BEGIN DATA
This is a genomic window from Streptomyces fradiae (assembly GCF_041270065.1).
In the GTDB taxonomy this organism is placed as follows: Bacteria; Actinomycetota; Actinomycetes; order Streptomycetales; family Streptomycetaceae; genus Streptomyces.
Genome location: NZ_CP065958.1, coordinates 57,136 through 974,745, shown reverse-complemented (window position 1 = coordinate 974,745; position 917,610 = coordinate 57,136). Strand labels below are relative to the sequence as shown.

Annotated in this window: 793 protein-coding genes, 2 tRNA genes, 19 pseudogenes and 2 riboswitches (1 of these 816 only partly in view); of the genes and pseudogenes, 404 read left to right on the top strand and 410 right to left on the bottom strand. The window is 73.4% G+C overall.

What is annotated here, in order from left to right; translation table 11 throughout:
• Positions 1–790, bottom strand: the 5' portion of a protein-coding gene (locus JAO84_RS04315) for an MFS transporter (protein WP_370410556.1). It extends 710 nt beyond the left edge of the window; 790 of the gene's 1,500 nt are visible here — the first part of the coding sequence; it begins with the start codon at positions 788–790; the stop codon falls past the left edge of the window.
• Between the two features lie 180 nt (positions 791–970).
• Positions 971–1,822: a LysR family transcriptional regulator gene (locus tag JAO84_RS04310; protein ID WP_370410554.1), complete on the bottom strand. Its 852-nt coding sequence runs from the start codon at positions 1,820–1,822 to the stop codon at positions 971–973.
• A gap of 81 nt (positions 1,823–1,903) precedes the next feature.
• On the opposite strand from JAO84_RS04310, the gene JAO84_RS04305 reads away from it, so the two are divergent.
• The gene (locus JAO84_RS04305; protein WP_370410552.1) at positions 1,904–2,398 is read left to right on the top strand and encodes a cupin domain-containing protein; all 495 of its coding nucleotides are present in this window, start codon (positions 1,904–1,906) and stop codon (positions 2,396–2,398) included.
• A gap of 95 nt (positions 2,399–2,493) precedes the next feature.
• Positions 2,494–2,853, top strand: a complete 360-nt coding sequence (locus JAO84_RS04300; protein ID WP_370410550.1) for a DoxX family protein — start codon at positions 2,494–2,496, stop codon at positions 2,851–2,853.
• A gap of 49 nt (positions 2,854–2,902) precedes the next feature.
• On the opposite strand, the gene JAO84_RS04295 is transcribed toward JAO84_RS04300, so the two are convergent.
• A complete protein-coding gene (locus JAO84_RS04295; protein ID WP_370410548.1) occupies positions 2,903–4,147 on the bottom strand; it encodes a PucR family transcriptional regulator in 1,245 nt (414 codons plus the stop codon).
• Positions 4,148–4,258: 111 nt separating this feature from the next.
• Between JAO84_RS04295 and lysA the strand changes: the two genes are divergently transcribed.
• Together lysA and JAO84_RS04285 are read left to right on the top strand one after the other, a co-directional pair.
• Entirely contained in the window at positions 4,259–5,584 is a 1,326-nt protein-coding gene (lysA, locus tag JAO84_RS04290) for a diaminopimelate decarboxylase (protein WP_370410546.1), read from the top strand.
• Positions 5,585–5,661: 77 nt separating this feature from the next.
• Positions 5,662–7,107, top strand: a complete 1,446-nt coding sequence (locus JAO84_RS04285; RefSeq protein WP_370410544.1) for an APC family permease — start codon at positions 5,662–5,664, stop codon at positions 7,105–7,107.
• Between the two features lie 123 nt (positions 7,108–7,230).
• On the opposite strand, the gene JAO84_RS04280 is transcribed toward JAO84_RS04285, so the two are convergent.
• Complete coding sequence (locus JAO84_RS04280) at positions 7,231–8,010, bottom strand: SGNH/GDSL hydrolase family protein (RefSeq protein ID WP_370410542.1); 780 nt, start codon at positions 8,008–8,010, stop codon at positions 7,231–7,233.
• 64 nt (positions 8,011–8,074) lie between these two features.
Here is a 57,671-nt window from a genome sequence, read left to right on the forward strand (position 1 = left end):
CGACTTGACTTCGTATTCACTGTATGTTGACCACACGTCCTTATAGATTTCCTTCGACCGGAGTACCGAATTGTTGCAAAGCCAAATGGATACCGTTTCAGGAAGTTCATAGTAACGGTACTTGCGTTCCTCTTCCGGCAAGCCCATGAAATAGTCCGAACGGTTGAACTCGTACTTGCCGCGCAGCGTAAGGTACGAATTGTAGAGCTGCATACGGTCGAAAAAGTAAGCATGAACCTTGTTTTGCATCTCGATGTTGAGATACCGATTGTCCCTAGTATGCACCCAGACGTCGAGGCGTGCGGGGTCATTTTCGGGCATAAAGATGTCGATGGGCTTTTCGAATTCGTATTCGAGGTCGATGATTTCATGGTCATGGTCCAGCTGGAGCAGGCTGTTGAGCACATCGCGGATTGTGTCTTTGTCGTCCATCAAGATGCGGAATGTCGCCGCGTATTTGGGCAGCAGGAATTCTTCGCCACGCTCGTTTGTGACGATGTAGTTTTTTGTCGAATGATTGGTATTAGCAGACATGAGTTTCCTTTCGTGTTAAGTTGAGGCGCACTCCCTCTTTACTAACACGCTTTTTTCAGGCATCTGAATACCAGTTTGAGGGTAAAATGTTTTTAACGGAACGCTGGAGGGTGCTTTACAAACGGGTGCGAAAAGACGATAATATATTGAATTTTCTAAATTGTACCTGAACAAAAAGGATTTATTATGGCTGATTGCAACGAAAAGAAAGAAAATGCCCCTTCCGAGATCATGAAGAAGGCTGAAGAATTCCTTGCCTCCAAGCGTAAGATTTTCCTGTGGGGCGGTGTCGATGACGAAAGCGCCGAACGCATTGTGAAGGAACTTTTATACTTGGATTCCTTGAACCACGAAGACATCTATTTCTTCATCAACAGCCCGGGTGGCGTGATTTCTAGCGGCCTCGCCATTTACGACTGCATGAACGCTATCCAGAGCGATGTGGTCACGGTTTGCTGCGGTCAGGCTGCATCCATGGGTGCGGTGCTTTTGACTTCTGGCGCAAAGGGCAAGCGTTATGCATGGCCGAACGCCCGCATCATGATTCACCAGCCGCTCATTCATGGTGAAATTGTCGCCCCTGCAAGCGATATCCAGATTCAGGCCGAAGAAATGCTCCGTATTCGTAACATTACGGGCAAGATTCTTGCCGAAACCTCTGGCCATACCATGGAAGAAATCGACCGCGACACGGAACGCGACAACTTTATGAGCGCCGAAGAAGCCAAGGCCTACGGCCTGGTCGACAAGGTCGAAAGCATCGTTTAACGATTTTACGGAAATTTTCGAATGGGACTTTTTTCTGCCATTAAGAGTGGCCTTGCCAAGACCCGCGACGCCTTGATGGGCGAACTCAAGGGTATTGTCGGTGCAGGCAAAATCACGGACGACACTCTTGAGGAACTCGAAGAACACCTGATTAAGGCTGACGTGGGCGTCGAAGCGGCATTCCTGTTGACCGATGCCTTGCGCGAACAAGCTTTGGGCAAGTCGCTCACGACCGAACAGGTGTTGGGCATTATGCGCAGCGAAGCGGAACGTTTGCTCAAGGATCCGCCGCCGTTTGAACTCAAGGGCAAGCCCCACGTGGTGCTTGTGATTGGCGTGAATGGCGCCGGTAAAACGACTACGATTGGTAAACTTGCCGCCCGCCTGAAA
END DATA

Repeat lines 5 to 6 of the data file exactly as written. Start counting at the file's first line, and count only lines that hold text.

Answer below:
What is annotated here, in order from left to right; translation table 11 throughout:
• Positions 1–790, bottom strand: the 5' portion of a protein-coding gene (locus JAO84_RS04315) for an MFS transporter (protein WP_370410556.1). It extends 710 nt beyond the left edge of the window; 790 of the gene's 1,500 nt are visible here — the first part of the coding sequence; it begins with the start codon at positions 788–790; the stop codon falls past the left edge of the window.